ps. big thanks to the many people speaking about this on Twitter, including @danbellj, @StokedSEO @wilreynolds, @dannysullivan.

Increase the Chance Readers Will Share Your Content

How to Improve the Chance Readers Will Click Your ‘Like’, ‘Tweet’ & ‘Share’ Buttons

This blog post offers 5 simple steps to improve the likelihood that readers will tweet, share, like, or ‘plussify’ (is there a word for google+?) your content.

As ever, this will not work if your content has no natural value (or no perceived value) in the first place. This article assumes that you are putting some genuine effort into content.

There is an image accompanying each step: Look closely to spot the simple tweaks.

The Example

Below is an image taken from the foot of an article from The Guardian.

Looking just at the area at the bottom of the image, you’ll recognise a really common way of displaying ‘share links’. This is basically the ‘checkbox’ implementation that you would apply if someone asked you “could you add some share links to our articles?”

Below, we’ll make a few tweaks to this to increase the likelihood of shares.


Step 1: Remove the Ringfence

In the image above, you’ll notice that the ‘share’ buttons have been grouped together & ringfenced into a little block in the page. This looks neat aesthetically, and the reason that it looks neat aesthetically is that they are essentially rinfenced into a  block that is easy for your brain to understand “that’s the share button area”.

By ringfencing it like that, and easily identifying it as the ‘share button area’, that automatically tells people who habitually use these links “your sharing stuff is here. click us!” But, of course, it has the negative side effect of saying to everybody else (who does not habitually click sharing buttons) “feel free to ignore us – this entire block is just the sharing stuff you always ignore!”.

Here’s the same area with that ringfencing removed, and the share buttons placed directly into the ‘content’ area:

Not such a big difference, but the equivalent of placing them as ‘the next logical thing to look at’, rather than a dead end stop.


Step 2: Add ‘Social Proof’

‘Social Proof’ is a bit of a cliche, but – speaking incredibly generally – if you show someone that others have taken an action before, they are more likely to take it themselves.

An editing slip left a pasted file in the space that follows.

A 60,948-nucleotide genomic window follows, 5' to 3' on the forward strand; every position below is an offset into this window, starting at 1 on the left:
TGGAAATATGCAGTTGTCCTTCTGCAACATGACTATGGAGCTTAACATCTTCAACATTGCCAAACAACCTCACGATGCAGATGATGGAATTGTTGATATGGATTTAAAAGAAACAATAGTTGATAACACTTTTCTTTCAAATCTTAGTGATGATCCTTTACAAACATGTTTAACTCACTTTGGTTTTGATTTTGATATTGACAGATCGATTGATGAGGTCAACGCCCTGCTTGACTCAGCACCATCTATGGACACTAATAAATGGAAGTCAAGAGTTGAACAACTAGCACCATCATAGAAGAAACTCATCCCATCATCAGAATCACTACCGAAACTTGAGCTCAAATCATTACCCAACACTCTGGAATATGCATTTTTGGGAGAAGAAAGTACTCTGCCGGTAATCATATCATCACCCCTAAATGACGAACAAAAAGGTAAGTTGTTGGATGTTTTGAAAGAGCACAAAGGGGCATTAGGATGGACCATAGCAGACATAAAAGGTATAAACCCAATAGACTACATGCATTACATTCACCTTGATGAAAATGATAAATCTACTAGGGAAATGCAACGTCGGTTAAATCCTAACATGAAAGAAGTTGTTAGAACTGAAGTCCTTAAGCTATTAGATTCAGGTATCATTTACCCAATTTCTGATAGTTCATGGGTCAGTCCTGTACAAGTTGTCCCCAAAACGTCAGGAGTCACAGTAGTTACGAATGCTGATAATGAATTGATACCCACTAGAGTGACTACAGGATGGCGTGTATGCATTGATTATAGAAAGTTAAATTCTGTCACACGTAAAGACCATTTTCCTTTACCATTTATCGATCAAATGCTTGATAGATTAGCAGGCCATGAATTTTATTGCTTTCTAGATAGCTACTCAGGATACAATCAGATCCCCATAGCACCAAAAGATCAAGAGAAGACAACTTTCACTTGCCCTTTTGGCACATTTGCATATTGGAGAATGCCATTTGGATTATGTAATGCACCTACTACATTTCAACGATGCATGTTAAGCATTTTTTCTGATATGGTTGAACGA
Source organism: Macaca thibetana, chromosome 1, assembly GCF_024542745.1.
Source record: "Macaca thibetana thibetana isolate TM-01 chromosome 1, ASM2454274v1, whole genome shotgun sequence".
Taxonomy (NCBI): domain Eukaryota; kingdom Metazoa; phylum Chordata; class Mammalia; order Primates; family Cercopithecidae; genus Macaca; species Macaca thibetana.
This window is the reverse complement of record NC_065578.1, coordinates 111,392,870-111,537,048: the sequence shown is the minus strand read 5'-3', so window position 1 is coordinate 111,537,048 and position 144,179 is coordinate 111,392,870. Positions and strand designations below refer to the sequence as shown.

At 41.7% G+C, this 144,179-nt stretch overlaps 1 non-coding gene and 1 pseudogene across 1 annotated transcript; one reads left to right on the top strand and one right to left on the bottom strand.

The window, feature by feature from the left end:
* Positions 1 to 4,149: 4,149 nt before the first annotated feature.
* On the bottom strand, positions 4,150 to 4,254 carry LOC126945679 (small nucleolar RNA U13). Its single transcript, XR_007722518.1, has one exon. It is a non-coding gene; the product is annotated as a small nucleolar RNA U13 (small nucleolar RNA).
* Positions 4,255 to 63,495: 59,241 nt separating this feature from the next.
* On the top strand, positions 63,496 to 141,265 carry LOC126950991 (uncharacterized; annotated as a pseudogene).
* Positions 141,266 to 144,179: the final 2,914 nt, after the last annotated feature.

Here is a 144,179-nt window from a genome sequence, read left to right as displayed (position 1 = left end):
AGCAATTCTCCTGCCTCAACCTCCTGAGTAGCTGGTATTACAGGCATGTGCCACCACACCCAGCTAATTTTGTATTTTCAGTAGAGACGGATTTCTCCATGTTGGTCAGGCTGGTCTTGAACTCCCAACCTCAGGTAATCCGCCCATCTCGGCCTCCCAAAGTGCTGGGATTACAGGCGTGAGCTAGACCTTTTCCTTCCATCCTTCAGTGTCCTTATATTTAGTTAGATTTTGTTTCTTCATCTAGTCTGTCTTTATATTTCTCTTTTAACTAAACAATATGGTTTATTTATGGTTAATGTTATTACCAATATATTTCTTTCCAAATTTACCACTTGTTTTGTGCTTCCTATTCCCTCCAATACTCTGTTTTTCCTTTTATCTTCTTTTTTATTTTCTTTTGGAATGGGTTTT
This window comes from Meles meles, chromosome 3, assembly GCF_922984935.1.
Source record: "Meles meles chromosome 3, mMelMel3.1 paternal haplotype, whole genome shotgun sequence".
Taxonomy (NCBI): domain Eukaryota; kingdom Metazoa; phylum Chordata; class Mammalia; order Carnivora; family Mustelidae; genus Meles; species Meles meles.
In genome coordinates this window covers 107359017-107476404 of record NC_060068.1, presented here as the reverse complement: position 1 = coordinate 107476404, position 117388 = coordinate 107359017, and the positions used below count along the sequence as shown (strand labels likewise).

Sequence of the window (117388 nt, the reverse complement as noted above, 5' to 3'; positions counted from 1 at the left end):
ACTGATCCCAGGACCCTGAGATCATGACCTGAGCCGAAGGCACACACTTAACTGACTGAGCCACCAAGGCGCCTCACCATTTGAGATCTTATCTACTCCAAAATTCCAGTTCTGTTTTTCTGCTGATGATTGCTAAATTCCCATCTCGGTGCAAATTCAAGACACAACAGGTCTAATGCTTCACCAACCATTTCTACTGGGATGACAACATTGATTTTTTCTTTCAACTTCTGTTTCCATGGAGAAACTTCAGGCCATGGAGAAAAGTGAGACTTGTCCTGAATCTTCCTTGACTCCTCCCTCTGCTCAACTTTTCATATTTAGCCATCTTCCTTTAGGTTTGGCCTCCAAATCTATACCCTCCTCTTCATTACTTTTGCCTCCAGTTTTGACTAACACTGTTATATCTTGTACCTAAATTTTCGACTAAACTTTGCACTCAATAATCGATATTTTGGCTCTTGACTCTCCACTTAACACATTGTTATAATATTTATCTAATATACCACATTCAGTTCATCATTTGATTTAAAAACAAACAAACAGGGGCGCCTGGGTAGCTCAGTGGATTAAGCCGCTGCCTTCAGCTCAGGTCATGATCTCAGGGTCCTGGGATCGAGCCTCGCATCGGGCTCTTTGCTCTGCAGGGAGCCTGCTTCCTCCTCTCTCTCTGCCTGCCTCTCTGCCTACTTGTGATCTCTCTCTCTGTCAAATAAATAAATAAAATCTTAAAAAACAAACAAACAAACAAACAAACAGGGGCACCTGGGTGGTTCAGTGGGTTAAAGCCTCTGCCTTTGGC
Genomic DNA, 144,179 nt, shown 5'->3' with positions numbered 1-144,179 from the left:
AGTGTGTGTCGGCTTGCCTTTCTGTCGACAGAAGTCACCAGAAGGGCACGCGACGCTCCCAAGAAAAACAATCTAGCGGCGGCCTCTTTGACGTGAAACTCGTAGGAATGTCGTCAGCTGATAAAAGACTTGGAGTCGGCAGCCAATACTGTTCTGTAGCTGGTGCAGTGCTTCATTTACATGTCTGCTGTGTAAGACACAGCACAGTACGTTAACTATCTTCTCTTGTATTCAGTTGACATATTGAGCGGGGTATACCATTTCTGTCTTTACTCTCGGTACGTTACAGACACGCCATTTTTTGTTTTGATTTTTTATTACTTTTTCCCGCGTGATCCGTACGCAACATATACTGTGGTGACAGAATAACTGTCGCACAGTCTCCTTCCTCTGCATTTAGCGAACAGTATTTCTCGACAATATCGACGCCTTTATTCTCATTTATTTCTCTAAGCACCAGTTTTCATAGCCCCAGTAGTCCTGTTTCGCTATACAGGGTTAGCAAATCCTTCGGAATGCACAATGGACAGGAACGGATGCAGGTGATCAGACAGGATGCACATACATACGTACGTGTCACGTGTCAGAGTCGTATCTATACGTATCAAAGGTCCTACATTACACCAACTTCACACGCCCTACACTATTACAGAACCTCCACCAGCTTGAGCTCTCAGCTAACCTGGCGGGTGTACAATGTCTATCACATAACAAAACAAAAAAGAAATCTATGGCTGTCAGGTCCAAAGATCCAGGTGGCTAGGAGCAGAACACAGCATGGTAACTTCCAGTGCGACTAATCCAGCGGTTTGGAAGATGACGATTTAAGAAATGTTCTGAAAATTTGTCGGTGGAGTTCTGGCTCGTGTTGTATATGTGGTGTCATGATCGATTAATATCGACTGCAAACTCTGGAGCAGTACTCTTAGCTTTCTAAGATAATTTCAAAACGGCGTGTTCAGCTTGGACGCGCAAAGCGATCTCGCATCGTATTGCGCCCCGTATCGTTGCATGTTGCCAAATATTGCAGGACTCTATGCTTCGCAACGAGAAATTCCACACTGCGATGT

There are many ways to do that, the most simple being to automatically include the number of tweets/likes/shares.


Step 3: Remove the ‘Choice Paralysis’ or ‘Choice Blindness’.

Again speaking very generally, if you offer someone a choice of 5 things, it is far harder for them to decide than  if you offer just 1 or 2.

If it is more important to your business to get ‘tweets’ than it is to get ‘shares’, prompt for the ones you want.

Above we’ve included just 1. It’s often better to make big changes first & then taper down, than to go the other way round.

Step 4: Add a Prompt

Many people are not in the ‘habit’ of sharing content directly from web pages. It is not always appropriate, but a simple, friendly prompt can sometimes help to temporarily break that ‘not sharing’ habit on your page:


Step 5: Give it a Go.

Test this and see what actually works for you.

Everything here is a rule of thumb that has worked on some sites and for some audiences, but may not work on others. If you like, it would be very easy to A/B test each of them (for example, it may work better for some audiences if you dramatically highlight your ‘social sharing’ block, rather than simply place it in the content area).

If A/B testing is too much effort, simply take the less scientific approach & try things out for a limited period of time to see if you can judge any change.


That’s it

Please do leave feedback in the comments below. And of course, please do share this article if you think others would find it useful!